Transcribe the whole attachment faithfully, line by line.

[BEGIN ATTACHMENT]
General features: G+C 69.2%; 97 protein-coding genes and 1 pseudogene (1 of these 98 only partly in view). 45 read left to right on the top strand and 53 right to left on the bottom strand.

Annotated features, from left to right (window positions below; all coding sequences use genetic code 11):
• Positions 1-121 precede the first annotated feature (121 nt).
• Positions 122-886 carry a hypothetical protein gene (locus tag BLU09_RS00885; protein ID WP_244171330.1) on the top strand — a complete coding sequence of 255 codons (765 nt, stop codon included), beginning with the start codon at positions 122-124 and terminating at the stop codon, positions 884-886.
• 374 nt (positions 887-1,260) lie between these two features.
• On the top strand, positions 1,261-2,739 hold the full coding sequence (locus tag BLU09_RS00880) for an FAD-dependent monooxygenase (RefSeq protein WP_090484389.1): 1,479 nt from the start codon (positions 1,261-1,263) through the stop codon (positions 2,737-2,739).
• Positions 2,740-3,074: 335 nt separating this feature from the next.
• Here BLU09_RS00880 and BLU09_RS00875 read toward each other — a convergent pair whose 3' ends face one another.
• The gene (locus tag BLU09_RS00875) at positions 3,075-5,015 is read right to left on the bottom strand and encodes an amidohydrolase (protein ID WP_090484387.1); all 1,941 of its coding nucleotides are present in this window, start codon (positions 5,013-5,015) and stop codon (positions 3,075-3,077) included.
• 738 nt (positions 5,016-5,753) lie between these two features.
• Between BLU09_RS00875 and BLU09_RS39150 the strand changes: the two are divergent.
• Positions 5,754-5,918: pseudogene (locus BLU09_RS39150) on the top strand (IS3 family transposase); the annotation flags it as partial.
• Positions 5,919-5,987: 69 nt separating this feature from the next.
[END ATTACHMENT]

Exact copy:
General features: G+C 69.2%; 97 protein-coding genes and 1 pseudogene (1 of these 98 only partly in view). 45 read left to right on the top strand and 53 right to left on the bottom strand.

Annotated features, from left to right (window positions below; all coding sequences use genetic code 11):
• Positions 1-121 precede the first annotated feature (121 nt).
• Positions 122-886 carry a hypothetical protein gene (locus tag BLU09_RS00885; protein ID WP_244171330.1) on the top strand — a complete coding sequence of 255 codons (765 nt, stop codon included), beginning with the start codon at positions 122-124 and terminating at the stop codon, positions 884-886.
• 374 nt (positions 887-1,260) lie between these two features.
• On the top strand, positions 1,261-2,739 hold the full coding sequence (locus tag BLU09_RS00880) for an FAD-dependent monooxygenase (RefSeq protein WP_090484389.1): 1,479 nt from the start codon (positions 1,261-1,263) through the stop codon (positions 2,737-2,739).
• Positions 2,740-3,074: 335 nt separating this feature from the next.
• Here BLU09_RS00880 and BLU09_RS00875 read toward each other — a convergent pair whose 3' ends face one another.
• The gene (locus tag BLU09_RS00875) at positions 3,075-5,015 is read right to left on the bottom strand and encodes an amidohydrolase (protein ID WP_090484387.1); all 1,941 of its coding nucleotides are present in this window, start codon (positions 5,013-5,015) and stop codon (positions 3,075-3,077) included.
• 738 nt (positions 5,016-5,753) lie between these two features.
• Between BLU09_RS00875 and BLU09_RS39150 the strand changes: the two are divergent.
• Positions 5,754-5,918: pseudogene (locus BLU09_RS39150) on the top strand (IS3 family transposase); the annotation flags it as partial.
• Positions 5,919-5,987: 69 nt separating this feature from the next.